– Would not this sheet Iron be imported?
– But my object is to stimulate the local production of iron, so that we shall not require to import a large quantity.
– Is the typewritten statement which the Treasurer has read his own production ?
– Has it been prepared . since half-past 5 o’clock this morning?
– Yes. I was not idle this morning, I can assure the honorable member, notwithstanding that the House had sat all night. I was desirous of placing the position on record in such a way as would admit of no mistake being made, and consequently I had the. statement, which I have read, typewritten. If we adopt Division VIa. of the Tariff we shall then have to consider Division VIb.
– Those divisions contain a long list of articles.
– But in Division VI. there are very few items which will be seriously affected. It was at the instance of members of the Committee of Ways and Means that I promised, within the past ten days, to bring forward this measure before Division VIa. of the Tariff had been dealt with, because its provisions may affect some of the duties specified therein. As we have dealt with this question upon at least three pievious occasions, I do not intend to make a long speech upon it. As a matter of fact, I am not quite sure that still another Bill relating to it . was not passed by this House and transmitted to the Senate last year, where it was defeated by, I believe, one vote. I regard the iron industry as representing the foundation of the prosperity of the manufactures of Australia. Not only in one State, but in several, there are abundant deposits of iron ore. I have visited some of those places, and, in my opinion, the best ore is to be found at Blythe River, in Tasmania. That ore has been tested thoroughly ; and I understand that a drive has been put in for about 600 feet. A small shipment was sent to England, not to be assayed, but to be dealt with in the ordinary way ; and the result was within 1 per cent, of the result from ore obtained from the richest mine in the world, in Norway. All this ore at the present time is lying idle ; and the Tariff proposals are, as the honorable member for Dalley has said, double-barrelled. The first barrel is represented by this Bill, and the second barrel is . represented by the duties which we propose if the Bill is not carried into effect.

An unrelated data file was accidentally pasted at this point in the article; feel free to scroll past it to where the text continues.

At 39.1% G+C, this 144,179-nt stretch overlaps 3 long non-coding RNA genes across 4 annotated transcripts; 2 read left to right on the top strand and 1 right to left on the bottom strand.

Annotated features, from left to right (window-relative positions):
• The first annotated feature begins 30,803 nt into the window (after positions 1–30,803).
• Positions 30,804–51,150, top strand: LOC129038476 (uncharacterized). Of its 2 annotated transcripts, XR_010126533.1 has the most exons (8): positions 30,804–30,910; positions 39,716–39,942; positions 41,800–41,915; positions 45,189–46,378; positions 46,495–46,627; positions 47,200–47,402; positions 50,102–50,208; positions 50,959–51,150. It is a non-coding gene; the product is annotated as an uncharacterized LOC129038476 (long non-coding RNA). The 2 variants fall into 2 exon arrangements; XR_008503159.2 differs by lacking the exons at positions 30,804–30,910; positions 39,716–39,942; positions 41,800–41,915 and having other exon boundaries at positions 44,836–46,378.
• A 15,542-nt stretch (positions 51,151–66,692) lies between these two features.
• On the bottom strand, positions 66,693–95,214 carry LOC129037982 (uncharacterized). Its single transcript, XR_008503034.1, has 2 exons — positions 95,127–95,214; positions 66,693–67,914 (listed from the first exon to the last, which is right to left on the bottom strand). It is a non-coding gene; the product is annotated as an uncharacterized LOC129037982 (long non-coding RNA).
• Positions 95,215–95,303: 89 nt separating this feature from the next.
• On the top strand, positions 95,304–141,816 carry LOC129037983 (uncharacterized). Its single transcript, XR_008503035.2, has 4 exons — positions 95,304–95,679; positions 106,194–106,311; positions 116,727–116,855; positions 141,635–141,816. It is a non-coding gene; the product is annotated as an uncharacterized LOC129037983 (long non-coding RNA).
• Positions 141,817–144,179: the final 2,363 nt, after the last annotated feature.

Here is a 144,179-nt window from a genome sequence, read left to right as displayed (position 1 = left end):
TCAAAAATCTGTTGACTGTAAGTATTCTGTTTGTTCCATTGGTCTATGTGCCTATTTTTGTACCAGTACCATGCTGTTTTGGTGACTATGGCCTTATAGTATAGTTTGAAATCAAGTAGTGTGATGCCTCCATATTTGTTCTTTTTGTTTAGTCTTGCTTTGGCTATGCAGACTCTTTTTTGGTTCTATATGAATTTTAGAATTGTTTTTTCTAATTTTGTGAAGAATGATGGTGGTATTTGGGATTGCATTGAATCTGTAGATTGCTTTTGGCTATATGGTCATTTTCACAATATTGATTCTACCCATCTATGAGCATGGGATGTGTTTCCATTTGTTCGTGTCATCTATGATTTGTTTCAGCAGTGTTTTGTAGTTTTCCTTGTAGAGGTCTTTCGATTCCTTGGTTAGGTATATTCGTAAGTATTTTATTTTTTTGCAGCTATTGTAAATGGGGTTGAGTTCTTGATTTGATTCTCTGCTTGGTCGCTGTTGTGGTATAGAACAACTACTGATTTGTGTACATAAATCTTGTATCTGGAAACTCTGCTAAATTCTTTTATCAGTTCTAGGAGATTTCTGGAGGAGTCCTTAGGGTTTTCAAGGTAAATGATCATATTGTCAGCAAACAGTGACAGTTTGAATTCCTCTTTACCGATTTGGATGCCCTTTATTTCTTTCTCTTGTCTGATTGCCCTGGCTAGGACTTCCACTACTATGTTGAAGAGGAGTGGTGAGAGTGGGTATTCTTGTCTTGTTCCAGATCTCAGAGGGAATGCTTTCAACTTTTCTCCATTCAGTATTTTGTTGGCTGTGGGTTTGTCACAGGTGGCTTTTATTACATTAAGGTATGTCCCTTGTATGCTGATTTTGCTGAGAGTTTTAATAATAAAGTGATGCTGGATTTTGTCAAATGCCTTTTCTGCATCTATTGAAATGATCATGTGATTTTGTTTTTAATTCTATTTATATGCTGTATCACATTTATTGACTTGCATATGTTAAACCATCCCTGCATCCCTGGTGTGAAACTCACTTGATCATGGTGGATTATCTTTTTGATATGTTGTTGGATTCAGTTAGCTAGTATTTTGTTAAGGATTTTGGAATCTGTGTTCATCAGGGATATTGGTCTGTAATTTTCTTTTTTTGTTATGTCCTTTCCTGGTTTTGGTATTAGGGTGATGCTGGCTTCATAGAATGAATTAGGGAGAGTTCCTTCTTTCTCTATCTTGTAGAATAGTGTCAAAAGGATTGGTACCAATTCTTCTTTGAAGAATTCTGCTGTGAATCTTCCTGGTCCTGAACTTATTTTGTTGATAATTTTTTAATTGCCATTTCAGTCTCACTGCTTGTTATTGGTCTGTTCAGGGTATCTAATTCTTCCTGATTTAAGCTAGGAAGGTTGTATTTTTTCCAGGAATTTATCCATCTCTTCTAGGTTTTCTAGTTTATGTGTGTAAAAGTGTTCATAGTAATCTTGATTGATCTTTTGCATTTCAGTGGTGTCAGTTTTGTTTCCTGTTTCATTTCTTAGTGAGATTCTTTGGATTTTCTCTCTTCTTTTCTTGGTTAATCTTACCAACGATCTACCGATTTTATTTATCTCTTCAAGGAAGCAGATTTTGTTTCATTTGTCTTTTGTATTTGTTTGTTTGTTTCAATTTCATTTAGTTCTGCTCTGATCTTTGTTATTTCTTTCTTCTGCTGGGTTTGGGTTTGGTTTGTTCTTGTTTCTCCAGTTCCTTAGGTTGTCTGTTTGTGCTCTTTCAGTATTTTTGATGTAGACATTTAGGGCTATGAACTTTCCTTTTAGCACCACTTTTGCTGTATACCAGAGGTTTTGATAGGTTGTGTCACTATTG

– Blank cartridge !
– No; the second barrel will kill, if the first does not.
– Who is to be killed ?
– The Opposition.
– Oh, no !
– However, I do not think that I shall have much opposition to the proposal which I am now submitting.
– Would not those interested in the industry prefer a duty of 12 per cent, without a bounty?
– Yes; but there is the difficulty that if a duty be imposed before it is possible to produce iron in